Second Step

11.59pm on 13 September 2020

Second Step: Work and study - regional Victoria

What does this mean I can do?

In line with the advice of the Chief Health Officer, all primary and secondary school students will begin returning to onsite learning in Term 4 if their school is located in regional Victoria.

If you live in regional Victoria, you cannot leave home except for one of the following four reasons:

  • to shop for food and essential goods or services
  • to provide care, for compassionate reasons or to seek medical treatment
  • to exercise or for outdoor recreation
  • for work or study, if you can’t do it from home.

From 11:59 on Sunday 13 September the reasons to leave home in regional Victoria will expand to include:

  • for outdoor social interaction with your household or up to five people from a maximum of two households (infants under 12 months are not included in the cap)
  • for the purposes of letterboxing as a candidate, employee or volunteer for a local government election campaign.

You must wear a face covering when you leave home, unless you have a lawful reason for not doing so. Even while wearing a face covering, you should keep at least 1.5 metres distance between yourself and others.

Your questions answered

Work

Can I leave my house to go to work?

If you can work from home, you must do so. This is important in helping to limit the number of people moving around – and slow the spread of coronavirus (COVID-19).

However, if you cannot do your work from home, you can go to work. When at work, you should keep at least 1.5 metres between you and others. Practise good hygiene - wash your hands and cough and sneeze into a tissue or your elbow.

You must wear a face covering when you leave home, this includes wearing your face covering while at work, unless you have a lawful reason for not doing so. This also includes when you are travelling for work purposes, for example either to or from work on public transport or in shared cars with people outside your household. For more information visit the face coverings page.

If you are unwell, you must stay home and you should also get tested for coronavirus (COVID-19).

To get to work, I need to travel through metropolitan Melbourne – am I able to travel through this area?

Yes. Travelling through metropolitan Melbourne is allowed. If you stop, it must be for one of the three reasons:

  • to shop for food and essential goods or services
  • to provide care, for compassionate reasons or to seek medical treatment
  • for work or study, if you can’t do it from home.

Does my employer have a responsibility to support me to work from home?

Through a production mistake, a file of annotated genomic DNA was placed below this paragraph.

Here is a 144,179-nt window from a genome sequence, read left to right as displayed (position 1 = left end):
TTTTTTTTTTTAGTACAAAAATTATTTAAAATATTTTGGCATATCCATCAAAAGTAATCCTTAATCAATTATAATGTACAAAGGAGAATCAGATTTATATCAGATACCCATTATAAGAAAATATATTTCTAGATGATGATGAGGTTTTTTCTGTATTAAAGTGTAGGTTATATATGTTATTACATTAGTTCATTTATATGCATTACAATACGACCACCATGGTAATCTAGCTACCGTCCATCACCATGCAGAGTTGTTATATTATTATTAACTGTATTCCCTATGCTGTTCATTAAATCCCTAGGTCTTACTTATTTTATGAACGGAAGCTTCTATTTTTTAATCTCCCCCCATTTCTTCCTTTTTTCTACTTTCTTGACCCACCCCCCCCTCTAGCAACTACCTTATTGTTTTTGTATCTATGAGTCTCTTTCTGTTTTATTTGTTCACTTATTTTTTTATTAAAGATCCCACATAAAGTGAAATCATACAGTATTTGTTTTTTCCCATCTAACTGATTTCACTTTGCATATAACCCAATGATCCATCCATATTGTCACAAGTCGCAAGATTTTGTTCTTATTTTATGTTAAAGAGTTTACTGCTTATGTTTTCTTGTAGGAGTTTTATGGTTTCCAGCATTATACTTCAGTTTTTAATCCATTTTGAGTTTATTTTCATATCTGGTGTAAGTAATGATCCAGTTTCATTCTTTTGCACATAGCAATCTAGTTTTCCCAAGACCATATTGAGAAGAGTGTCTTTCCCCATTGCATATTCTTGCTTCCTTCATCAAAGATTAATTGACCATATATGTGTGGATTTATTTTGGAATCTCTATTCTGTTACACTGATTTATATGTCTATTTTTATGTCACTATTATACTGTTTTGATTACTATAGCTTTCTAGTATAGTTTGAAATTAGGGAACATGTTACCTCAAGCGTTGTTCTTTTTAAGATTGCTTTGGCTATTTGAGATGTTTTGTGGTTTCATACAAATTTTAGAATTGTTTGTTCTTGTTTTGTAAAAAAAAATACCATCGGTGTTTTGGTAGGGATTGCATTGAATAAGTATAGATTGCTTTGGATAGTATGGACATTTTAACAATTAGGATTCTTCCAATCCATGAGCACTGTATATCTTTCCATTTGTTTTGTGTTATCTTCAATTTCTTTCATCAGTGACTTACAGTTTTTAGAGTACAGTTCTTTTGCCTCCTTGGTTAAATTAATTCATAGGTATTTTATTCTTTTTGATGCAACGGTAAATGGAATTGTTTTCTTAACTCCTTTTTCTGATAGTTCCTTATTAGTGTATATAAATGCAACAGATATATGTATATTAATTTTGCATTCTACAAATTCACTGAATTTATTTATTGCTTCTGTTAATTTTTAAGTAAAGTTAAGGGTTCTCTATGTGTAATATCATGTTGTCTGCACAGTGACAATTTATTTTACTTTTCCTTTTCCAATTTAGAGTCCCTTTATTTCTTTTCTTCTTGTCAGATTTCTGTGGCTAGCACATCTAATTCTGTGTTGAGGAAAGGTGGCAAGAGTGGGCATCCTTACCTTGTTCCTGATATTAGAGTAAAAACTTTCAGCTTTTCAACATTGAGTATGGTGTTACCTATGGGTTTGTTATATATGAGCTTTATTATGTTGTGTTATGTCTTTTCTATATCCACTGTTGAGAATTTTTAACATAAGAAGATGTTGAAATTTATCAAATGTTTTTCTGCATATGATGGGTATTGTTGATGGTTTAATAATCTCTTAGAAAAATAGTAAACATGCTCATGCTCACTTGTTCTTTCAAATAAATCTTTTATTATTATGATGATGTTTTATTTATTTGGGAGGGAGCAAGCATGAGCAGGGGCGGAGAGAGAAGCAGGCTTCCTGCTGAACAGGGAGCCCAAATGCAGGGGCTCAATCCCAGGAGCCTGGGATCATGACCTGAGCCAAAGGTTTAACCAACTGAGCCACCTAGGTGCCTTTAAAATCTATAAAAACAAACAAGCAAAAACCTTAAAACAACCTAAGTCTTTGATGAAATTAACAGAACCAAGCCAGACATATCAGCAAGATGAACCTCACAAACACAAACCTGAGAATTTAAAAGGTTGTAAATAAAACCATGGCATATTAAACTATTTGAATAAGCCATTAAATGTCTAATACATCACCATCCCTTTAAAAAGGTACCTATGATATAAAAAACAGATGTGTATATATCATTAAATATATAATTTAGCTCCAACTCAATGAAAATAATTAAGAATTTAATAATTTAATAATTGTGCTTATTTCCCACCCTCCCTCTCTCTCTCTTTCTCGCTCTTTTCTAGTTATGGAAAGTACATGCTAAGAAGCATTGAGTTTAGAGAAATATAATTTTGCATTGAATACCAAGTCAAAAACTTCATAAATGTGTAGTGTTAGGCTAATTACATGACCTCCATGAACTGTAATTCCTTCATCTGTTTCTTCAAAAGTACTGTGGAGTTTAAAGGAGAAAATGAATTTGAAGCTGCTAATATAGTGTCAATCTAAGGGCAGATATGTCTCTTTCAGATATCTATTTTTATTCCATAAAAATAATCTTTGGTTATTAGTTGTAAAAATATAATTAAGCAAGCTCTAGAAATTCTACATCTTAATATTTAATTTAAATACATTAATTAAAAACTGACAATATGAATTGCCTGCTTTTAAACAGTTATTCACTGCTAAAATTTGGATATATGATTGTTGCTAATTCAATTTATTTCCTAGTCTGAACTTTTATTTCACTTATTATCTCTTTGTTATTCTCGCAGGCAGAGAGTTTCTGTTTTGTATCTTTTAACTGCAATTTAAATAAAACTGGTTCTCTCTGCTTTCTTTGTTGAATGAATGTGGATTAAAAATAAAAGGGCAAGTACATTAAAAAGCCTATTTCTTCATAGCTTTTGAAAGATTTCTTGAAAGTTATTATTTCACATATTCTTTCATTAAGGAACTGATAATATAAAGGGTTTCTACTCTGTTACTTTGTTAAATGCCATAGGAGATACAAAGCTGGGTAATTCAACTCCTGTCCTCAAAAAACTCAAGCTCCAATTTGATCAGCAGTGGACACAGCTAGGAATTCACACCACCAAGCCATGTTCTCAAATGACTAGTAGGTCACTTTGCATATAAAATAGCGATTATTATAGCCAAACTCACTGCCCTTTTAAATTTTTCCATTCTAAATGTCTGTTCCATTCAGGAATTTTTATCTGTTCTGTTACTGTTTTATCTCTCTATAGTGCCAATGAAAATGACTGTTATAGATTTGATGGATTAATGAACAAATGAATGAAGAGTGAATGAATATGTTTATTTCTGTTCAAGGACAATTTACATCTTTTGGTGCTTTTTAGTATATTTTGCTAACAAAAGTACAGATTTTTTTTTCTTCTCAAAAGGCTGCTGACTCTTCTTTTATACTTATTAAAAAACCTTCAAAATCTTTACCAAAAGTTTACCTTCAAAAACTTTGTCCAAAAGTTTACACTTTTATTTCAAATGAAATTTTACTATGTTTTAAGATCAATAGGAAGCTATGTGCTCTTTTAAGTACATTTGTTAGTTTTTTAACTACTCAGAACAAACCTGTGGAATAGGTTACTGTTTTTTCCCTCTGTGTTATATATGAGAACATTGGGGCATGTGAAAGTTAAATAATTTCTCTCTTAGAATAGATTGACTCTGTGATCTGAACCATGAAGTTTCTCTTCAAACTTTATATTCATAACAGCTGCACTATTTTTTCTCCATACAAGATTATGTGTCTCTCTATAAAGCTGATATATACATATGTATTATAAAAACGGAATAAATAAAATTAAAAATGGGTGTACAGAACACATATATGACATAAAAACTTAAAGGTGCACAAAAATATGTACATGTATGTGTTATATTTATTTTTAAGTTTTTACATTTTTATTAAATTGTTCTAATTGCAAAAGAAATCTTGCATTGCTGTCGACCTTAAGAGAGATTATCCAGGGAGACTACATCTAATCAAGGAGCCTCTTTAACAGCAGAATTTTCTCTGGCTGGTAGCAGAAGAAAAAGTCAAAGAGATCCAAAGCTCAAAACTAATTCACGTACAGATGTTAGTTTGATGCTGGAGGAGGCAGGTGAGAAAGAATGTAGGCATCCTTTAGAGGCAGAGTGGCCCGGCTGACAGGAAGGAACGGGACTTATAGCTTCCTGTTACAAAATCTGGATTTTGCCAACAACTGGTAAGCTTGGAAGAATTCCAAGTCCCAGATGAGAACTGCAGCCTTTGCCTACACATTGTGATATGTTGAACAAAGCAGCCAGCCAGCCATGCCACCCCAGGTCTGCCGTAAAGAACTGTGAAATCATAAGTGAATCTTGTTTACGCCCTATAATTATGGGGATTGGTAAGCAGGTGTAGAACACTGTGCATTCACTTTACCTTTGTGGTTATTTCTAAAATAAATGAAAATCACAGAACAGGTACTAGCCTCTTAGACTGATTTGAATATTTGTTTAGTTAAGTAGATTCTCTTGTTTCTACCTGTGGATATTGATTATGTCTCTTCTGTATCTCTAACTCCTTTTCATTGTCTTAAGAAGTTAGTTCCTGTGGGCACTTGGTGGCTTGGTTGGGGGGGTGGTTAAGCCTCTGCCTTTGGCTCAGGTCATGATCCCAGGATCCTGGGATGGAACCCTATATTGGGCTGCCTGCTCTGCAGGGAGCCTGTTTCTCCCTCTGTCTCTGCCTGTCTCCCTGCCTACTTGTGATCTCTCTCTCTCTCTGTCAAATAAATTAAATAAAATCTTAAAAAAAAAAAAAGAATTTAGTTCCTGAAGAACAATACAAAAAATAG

Your employer must support you to work from home, if you can work from home. For more information, see 'What responsibilities do employers have to support staff to work from home' on the Working from home - information for business page.

If you cannot do your work from home, then you can go to work. However, you should consider flexible working arrangements with your employer including off-peak travel. If you are unwell, you must stay at home. If you have any symptoms of coronavirus (COVID-19), however mild, you should get tested.

By working from home, you are helping to slow the spread of coronavirus (COVID-19) and are keeping those who cannot work from home safe.

What do I do if my employer and I disagree about working from home?

You and your employer should work together to identify if you can work from home. Workers can raise concerns about being asked to return to work through the Police Assistance Line (PAL) on 131 444. If a complaint is made, the employer would need to show why the employee cannot work from home.

What if I’m finding it difficult to work from home? Can I choose to work from my normal workplace?

If you can work from home, you must do so. This is important in helping to limit the number of people moving around – and slow the spread of coronavirus (COVID-19).

If you cannot perform your role from home or another location, then you are able to attend your workplace.

For more advice on health and safety considerations of working from home, see the WorkSafe website.

Do normal workplace compensation rights apply?

If you believe you have contracted coronavirus (COVID-19) at work, you may be entitled to workers compensation. Information on entitlements and the process for lodging a claim is available on the WorkSafe website.

If you require support or additional information please contact your employer, union or the WorkCover Advisory Service on 1800 136 089.